A national diabetes charity has issued a warning about a new business offering "potentially catastrophic advice".
An 82-year-old woman's family said she became ill following dietary information from Diabetes.Cymru.
The charity Diabetes UK Cymru said people were also confusing it with the company.
Eryl Vaughan, the director of Diabetes.Cymru, said it has changed the advice on its website and that many organisations have similar names.
Diabetes UK Cymru, which was established in 1934, said it had been 'inundated' with calls from people mistaking their charity with Diabetes.Cymru.
BBC Wales spoke to the relative of an 82-year-old woman who said she was given advice to cut out carbohydrates from her diet at a Diabetes.Cymru stand at this year's National Eisteddfod festival on Anglesey.
The concerned family member, who did not want to be named, said that within a week of taking the advice, the elderly woman was suffering severe stomach cramps.
"We had to call the district nurse to her house due to the pain that she was in," said the relative.
The woman was worried the illness was life threatening, and told her family that she "felt it was the end for her".
The woman, who had been diagnosed with diabetes only a few weeks before being given the advice, has since met with a diabetes nurse and said she has not had any further problems.
Mr Vaughan told BBC Wales that Diabetes.Cymru had not advised anyone to cut carbohydrates from their diets entirely, rather "advised people to limit carbohydrates".
"You're asking me to respond to hearsay and I won't do that. At the end of the day I want to know the detail and if we have clarification to make to the lady or to her family, I'd be very happy to do it," said Mr Vaughan, who has type-2 diabetes himself.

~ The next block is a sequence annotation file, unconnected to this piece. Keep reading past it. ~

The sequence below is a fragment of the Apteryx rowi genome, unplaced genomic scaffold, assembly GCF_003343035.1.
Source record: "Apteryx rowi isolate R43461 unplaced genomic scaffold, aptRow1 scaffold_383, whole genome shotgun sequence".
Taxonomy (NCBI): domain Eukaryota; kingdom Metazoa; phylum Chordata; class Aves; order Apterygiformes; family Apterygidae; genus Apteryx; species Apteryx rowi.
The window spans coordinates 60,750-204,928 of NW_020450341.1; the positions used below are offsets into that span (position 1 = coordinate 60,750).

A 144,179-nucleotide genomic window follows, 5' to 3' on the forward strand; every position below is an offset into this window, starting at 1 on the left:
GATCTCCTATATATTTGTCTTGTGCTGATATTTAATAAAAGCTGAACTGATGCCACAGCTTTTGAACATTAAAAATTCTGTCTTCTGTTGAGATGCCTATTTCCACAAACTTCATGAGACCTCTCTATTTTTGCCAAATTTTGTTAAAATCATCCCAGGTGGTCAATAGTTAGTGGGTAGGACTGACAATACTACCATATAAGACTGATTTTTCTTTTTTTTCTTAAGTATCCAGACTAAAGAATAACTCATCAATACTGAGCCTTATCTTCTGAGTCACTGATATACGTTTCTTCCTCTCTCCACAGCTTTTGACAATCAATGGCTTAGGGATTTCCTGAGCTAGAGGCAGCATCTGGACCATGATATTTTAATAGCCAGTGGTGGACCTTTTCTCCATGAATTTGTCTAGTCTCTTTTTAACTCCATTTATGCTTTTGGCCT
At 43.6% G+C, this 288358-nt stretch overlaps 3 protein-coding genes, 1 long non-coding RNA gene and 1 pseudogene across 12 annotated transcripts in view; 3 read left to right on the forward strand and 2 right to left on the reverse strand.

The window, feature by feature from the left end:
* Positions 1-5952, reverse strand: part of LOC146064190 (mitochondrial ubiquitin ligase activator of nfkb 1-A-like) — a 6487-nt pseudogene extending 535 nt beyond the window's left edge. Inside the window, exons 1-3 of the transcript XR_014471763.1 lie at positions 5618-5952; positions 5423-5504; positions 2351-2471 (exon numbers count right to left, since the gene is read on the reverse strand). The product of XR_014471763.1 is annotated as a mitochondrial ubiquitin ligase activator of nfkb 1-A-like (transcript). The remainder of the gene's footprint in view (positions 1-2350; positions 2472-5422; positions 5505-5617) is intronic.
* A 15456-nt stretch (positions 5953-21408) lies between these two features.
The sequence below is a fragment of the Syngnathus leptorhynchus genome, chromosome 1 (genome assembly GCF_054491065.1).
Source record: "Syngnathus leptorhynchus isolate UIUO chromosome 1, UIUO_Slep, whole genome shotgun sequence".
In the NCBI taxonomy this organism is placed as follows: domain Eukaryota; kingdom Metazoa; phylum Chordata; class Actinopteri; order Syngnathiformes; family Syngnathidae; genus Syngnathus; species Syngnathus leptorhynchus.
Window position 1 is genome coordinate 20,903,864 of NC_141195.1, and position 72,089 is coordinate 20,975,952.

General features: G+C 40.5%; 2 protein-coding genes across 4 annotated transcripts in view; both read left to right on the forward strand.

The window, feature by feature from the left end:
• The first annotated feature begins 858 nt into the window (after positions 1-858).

His organisation's website also advised people to stop eating carbohydrates, although this advice has since been updated.
Dai Williams, the national director of Diabetes UK Cymru, said: "The potential impact of the advice can be quite catastrophic because you don't really know what surrounds that person, you don't know what kind of diabetes they've got and what medication they're taking."
He added that a no-carbohydrate diet could make some people seriously ill.
"We all have reputations," said Mr Williams.
"Diabetes UK Cymru has a reputation which we stand or fall by. It does concern me that people are mistaking us for a cowboy outfit that's giving potentially misleading information and we get tarred with that brush.
"We work very closely with healthcare professionals, we wouldn't go out and give the kind of advice that's being bandied about in our name at the moment."
Mr Vaughan, who acknowledged he had no medical qualifications, responded to the name issue: "Many organisations in many fields share similar names. It shouldn't be a problem."
Mr Vaughan is also known for organising the Lap of Wales Challenge, which saw a number of Welsh celebrities undertaking a week-long journey through Wales in 2015 to raise awareness of the Welsh government's changes to the organ donation law and to raise money for Awyr Las/Blue Sky - Betsi Cadwaladr University Health Board's charity.
Auditors later questioned the way the health board handled funding awarded to the charity event.